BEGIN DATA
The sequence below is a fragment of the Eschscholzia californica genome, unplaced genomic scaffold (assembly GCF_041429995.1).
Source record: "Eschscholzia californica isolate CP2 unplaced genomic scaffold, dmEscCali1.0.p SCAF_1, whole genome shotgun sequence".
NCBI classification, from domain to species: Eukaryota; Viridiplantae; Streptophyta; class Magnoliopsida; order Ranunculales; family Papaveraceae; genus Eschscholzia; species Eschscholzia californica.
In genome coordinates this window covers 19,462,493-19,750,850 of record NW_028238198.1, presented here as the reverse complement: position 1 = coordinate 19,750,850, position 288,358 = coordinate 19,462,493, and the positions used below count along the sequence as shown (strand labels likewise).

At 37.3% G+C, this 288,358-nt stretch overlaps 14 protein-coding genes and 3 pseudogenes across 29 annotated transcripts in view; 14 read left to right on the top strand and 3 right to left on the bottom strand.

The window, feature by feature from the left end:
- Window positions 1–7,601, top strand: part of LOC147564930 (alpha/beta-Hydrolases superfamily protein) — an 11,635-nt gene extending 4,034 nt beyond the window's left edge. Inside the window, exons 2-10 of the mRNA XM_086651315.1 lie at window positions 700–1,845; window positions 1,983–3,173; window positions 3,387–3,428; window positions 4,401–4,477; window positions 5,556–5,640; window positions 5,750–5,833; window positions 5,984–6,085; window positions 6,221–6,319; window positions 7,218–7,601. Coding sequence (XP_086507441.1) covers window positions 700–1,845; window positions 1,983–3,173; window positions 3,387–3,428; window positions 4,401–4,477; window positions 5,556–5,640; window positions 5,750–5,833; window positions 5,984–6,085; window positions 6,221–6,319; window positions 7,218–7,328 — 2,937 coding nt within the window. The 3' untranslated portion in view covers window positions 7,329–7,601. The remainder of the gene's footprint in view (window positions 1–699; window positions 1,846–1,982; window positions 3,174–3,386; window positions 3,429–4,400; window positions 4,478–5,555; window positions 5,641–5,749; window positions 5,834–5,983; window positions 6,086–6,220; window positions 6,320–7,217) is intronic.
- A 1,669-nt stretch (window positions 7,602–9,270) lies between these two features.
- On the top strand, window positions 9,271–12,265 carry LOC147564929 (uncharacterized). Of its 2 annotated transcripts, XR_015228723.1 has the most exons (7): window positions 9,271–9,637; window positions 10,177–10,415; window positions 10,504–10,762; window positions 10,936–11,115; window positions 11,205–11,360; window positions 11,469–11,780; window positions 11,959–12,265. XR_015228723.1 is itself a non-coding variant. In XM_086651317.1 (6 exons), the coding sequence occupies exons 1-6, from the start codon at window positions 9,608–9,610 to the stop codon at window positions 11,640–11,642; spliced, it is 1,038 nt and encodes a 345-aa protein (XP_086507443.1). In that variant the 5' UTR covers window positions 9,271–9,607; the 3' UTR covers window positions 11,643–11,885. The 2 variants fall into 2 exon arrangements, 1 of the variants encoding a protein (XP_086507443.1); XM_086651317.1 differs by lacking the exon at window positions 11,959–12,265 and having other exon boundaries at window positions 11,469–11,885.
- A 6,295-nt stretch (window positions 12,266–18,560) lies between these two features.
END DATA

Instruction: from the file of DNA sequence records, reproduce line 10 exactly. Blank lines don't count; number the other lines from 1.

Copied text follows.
- A 6,295-nt stretch (window positions 12,266–18,560) lies between these two features.